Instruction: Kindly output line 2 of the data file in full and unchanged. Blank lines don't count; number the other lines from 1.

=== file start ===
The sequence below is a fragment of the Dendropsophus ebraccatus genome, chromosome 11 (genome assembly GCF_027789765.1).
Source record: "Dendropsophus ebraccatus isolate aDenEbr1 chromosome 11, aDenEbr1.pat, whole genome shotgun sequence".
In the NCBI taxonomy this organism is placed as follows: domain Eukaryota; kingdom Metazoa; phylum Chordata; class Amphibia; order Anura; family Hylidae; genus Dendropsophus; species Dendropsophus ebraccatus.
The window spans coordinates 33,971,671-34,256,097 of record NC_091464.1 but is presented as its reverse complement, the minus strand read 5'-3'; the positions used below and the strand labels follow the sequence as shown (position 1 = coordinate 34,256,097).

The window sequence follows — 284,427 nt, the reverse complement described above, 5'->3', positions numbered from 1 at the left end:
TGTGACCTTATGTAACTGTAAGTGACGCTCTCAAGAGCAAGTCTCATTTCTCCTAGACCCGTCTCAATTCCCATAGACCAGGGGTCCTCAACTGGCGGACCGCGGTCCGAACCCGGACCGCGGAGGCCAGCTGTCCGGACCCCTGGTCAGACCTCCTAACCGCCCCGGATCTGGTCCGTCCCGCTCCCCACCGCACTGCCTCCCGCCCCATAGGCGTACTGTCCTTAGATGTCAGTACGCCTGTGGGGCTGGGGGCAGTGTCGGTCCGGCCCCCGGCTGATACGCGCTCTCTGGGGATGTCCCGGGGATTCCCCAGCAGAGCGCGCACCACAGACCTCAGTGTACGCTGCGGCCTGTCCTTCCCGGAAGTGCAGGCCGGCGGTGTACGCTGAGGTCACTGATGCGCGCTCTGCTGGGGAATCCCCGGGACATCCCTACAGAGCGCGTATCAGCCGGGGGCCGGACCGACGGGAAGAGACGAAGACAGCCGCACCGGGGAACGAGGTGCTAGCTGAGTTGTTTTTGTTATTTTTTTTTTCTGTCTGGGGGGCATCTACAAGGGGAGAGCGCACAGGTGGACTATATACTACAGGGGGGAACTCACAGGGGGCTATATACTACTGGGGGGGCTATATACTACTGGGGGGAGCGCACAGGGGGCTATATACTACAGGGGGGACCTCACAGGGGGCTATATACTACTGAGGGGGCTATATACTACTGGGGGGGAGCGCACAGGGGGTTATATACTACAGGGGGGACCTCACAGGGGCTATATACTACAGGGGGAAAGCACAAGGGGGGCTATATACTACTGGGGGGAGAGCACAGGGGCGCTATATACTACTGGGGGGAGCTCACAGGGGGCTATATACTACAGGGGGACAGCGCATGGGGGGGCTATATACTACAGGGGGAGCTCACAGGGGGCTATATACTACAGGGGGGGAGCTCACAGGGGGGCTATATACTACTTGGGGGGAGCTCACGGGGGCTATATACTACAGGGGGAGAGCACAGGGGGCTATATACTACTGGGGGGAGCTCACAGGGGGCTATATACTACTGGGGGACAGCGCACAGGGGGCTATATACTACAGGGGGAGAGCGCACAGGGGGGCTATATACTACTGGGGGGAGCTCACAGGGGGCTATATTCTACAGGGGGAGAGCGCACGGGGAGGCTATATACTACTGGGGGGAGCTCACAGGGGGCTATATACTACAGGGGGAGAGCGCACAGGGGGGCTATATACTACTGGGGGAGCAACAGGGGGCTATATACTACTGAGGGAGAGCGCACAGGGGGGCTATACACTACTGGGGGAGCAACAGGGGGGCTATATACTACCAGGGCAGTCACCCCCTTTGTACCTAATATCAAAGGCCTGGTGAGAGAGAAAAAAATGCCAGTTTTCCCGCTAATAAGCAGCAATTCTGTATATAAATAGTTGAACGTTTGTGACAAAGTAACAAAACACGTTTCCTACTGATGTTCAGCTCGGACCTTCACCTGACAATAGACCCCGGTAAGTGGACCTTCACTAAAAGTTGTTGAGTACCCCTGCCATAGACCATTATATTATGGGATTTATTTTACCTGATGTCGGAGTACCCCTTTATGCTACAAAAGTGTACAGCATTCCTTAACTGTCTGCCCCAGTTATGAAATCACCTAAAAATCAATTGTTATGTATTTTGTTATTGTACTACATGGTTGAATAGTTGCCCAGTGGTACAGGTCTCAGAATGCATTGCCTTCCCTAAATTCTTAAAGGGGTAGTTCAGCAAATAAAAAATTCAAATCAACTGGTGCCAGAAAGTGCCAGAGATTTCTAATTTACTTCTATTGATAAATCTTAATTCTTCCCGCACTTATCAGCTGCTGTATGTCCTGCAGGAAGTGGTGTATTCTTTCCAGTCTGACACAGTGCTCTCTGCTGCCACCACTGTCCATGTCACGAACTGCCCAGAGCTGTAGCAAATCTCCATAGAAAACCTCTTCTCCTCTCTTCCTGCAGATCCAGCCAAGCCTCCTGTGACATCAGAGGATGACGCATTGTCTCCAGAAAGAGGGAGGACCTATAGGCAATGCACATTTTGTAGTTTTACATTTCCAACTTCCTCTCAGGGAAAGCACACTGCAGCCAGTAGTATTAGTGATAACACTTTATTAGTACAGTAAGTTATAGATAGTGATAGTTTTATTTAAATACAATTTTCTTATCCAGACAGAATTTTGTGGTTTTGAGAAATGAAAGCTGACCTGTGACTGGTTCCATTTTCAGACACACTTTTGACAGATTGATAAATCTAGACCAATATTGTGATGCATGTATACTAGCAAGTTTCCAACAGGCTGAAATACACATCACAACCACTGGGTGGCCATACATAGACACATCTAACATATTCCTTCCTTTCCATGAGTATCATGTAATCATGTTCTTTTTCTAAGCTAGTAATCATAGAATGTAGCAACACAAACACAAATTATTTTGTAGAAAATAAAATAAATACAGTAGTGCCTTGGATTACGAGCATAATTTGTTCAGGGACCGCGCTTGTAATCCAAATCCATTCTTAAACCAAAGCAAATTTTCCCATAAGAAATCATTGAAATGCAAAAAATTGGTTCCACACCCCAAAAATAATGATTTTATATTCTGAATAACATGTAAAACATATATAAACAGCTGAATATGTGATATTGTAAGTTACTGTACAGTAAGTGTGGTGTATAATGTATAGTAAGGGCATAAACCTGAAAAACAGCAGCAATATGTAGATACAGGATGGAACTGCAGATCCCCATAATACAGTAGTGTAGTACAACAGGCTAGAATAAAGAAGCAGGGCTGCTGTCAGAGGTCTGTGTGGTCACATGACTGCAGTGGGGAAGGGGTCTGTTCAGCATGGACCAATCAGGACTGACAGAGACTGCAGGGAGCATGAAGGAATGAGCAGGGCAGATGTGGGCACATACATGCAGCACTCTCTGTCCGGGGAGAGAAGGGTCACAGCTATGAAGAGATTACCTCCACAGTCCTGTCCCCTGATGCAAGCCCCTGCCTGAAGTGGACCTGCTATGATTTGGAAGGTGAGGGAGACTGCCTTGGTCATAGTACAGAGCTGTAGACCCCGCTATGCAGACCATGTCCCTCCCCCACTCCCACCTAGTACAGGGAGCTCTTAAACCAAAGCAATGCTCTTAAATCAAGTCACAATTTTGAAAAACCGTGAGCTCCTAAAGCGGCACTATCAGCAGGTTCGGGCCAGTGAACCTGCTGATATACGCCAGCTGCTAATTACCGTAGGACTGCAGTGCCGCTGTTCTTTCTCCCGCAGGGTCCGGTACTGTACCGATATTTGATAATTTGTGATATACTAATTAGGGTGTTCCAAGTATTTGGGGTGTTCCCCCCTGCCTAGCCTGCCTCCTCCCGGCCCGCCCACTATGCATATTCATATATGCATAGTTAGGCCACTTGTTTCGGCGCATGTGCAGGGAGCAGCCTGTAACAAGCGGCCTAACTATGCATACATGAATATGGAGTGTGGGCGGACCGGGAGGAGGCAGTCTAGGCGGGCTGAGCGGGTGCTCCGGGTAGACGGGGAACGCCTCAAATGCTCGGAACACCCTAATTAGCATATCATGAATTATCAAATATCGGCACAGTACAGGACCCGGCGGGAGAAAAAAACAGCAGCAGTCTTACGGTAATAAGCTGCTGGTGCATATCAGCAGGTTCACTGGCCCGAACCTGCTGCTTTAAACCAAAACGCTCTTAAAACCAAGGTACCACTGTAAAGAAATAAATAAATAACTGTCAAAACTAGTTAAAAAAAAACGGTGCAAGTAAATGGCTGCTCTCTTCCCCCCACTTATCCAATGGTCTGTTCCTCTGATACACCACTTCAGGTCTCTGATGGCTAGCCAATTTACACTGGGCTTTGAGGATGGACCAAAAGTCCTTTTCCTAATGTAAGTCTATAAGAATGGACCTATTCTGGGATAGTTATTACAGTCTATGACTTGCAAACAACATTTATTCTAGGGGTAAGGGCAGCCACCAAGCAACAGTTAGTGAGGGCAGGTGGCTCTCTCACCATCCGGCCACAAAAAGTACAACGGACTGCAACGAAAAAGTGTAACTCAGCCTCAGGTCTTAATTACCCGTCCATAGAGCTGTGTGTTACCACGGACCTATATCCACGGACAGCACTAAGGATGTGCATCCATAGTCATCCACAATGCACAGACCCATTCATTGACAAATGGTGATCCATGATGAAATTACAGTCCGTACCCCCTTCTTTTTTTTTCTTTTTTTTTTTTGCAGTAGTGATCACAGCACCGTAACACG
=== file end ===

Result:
Source record: "Dendropsophus ebraccatus isolate aDenEbr1 chromosome 11, aDenEbr1.pat, whole genome shotgun sequence".